LAPD, often acting through the Los Angeles Police Protective League, warps just about every aspect of municipal politics to serve its own twisted ends. They’re famous for their blackmail files on local politicians and all sorts of other intimidation tactics in order to strongarm them into supporting every aspect of the cop-first agenda. But it turns out that I had no idea of how deeply the LAPPL has insinuated itself into the terms and conditions of policing in this City until I read this October 2020 memo from LAPD sergeant Joseph Fransen to Chief Bea Girmala.
The context is a meet-and-confer process involving LAPPL and LAPD brass about when police dog bites are counted as a “use of force.” This is an official label, and its application has consequences for the officer. Per Fransen “the LAPPL views something being a use of force as de facto ‘bad'” and therefore they want it made harder to rule that a police dog bite counts as such.1 A November 6, 2020 update, part of the same memo linked to above, reveals that Girmala recommended that LAPD partially address LAPPL’s concerns.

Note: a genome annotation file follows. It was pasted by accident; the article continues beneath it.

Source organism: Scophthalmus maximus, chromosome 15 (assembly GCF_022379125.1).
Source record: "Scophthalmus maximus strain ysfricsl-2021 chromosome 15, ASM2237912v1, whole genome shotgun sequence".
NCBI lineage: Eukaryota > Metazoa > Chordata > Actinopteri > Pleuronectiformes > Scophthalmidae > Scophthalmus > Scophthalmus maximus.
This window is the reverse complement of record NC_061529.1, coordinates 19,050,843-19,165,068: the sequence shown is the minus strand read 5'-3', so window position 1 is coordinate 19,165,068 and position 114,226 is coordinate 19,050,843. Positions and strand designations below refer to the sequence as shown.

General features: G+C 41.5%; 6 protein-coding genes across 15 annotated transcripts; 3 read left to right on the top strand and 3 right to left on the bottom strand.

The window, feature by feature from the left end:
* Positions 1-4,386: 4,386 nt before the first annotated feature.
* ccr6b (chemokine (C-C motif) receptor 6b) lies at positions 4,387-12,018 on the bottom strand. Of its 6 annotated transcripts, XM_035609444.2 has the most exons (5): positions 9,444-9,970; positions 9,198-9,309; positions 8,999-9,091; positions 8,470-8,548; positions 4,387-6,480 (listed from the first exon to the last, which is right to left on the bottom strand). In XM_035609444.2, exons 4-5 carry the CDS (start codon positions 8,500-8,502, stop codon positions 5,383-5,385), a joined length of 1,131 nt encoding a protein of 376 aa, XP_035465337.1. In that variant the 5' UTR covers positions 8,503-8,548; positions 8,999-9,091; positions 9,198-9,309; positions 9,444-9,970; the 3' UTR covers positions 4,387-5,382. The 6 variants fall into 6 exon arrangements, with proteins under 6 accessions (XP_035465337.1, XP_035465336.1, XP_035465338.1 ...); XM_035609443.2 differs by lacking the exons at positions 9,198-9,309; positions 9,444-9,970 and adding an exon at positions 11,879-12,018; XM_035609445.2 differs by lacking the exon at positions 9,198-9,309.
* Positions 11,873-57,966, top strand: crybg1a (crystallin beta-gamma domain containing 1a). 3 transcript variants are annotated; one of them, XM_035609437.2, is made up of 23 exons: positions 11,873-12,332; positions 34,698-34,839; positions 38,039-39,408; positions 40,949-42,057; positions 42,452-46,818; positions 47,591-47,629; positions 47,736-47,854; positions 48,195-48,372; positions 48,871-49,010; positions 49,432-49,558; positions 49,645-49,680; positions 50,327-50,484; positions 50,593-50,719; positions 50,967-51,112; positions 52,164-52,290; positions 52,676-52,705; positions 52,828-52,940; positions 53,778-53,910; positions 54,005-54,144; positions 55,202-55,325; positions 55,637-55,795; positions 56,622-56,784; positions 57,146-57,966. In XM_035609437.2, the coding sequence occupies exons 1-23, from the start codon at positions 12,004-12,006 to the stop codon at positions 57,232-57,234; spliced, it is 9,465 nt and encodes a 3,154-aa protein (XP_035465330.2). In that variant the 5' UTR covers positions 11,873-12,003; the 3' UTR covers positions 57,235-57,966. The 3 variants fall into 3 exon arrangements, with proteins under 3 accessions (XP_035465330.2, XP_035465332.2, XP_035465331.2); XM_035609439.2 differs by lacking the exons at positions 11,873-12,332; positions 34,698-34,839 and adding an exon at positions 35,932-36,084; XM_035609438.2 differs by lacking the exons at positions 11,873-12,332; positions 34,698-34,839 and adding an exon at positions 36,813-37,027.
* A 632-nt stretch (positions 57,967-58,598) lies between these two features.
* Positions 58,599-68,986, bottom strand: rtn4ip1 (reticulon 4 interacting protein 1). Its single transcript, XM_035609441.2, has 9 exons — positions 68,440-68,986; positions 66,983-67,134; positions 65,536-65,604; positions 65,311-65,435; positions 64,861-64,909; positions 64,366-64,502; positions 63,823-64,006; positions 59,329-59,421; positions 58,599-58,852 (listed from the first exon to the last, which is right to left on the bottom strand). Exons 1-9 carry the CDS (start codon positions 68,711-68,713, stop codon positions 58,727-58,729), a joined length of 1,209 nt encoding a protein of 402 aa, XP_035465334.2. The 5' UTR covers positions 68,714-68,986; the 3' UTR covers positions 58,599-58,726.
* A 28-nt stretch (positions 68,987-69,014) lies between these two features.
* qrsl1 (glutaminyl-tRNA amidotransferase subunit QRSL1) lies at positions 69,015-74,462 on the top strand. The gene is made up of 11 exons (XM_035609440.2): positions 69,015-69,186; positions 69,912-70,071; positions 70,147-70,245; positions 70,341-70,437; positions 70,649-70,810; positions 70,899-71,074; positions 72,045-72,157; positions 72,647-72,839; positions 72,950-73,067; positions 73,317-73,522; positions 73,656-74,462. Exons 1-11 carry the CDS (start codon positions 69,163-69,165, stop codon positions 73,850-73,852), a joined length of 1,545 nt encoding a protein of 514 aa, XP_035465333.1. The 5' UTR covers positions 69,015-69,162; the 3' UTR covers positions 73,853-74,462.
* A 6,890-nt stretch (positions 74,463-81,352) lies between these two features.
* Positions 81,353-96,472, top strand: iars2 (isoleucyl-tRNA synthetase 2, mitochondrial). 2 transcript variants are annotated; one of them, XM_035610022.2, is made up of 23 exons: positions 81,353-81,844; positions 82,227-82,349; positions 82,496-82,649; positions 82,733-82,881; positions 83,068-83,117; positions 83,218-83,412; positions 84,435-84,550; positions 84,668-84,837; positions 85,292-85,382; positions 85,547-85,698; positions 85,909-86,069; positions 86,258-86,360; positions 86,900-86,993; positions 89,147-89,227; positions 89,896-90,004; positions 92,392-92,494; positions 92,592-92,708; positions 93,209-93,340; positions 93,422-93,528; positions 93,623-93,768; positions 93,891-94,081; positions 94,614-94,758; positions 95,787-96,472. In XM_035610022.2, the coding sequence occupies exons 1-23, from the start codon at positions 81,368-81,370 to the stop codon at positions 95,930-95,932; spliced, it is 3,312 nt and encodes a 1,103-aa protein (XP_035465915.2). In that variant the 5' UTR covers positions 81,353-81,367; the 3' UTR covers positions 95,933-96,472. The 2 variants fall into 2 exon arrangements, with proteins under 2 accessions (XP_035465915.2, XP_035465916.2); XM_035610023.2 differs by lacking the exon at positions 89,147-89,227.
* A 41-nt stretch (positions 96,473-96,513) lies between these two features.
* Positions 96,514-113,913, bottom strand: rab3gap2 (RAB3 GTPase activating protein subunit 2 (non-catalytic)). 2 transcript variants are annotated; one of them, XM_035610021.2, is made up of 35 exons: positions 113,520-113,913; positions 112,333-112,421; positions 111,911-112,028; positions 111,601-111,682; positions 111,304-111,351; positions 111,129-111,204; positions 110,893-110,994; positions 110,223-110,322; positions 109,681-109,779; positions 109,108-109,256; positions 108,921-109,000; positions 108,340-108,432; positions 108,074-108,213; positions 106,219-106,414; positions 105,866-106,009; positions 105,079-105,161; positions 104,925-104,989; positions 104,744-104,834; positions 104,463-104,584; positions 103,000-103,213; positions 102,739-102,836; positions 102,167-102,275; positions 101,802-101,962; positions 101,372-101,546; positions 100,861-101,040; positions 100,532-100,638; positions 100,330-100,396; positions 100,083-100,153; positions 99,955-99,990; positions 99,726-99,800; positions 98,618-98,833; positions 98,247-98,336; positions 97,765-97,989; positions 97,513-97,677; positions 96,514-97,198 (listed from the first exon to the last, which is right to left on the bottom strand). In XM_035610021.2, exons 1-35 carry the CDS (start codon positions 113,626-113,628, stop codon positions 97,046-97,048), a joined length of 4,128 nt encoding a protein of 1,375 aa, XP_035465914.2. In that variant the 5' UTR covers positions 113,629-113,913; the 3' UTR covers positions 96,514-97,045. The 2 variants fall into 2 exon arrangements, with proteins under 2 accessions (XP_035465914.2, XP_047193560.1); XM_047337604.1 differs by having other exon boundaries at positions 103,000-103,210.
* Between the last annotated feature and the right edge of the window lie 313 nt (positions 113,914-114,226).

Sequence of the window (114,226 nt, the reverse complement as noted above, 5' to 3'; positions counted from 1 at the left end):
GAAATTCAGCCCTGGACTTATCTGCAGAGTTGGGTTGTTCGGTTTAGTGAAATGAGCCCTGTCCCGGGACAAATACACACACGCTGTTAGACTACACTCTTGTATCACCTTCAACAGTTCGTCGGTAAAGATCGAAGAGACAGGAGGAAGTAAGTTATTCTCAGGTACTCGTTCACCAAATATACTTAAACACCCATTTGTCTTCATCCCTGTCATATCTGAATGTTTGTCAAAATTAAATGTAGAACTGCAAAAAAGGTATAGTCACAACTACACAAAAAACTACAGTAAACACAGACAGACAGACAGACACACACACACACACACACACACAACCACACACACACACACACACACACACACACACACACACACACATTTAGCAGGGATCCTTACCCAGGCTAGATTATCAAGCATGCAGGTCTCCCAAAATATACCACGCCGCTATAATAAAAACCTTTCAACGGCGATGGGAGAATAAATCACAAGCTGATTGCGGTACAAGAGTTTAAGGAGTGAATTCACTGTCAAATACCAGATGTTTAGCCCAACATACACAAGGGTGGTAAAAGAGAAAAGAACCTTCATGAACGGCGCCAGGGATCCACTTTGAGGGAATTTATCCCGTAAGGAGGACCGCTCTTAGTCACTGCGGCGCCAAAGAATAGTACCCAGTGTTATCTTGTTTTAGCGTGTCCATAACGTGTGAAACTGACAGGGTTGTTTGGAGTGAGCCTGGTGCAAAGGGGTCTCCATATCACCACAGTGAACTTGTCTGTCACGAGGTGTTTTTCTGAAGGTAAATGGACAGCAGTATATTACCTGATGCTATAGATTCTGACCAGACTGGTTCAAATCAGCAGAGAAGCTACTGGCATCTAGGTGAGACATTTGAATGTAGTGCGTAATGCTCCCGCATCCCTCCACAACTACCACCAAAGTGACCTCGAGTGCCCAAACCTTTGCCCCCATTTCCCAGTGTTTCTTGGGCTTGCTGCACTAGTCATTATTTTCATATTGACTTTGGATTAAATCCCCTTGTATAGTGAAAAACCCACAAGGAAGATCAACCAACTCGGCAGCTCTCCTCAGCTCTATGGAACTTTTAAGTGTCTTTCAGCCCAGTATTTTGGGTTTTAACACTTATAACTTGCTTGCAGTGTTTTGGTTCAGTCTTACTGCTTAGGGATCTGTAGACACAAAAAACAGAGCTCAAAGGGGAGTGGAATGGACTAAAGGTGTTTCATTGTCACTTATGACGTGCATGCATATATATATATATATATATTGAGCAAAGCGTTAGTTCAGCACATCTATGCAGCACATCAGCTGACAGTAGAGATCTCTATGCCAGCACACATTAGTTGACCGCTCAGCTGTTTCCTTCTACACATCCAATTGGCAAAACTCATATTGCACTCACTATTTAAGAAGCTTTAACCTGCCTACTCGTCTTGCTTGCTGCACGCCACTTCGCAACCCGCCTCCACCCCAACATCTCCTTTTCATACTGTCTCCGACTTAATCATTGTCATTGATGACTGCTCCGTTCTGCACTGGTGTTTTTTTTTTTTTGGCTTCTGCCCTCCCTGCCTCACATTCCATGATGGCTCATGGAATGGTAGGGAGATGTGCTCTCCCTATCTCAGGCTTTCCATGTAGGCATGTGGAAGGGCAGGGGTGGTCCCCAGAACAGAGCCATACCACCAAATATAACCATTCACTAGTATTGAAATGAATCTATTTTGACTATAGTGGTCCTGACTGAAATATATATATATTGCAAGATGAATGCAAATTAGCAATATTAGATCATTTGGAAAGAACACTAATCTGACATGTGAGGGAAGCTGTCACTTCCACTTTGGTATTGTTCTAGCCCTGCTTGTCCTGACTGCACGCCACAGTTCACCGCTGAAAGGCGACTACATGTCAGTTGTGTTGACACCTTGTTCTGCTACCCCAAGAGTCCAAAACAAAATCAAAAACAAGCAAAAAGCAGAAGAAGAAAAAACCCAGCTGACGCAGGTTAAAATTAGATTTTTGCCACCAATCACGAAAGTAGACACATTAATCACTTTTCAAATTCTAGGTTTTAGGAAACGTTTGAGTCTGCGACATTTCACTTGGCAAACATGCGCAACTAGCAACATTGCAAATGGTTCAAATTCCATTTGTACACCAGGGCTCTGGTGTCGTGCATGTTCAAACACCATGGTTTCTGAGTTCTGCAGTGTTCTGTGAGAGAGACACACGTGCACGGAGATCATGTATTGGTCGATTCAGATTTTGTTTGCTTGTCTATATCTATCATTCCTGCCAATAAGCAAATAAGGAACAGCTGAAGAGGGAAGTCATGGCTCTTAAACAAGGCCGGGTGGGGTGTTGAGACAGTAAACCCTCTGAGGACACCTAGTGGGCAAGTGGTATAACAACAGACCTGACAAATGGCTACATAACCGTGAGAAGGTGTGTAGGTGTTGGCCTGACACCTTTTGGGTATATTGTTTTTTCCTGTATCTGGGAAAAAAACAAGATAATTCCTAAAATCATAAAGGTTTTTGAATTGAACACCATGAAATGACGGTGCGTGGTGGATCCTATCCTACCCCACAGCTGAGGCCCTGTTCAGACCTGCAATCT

The proposal was discussed by the Police Commission’s Use of Force Subcommittee on November 10, 2020 and again on March 9, 2021. As far as I can see it has not yet been considered by the full Commission.2 In other words, LAPPL, high-ranking LAPD officers, the Inspector General, and two members of the Police Commission have spent more than six months holding secret discussions of the rules under which police dog handlers operate.
Continue reading LAPPL and LAPD have been negotiating a revision of the department’s use of force policy as applied to police dog bites in secret at least since November 2020 — Police Commissioners are involved in the discussions via the LAPC’s Use of Force Subcommittee — which does not meet in public — and is only one of multiple secret subcommittees — none of which comply with the Brown act — used by the Commission to evade public oversight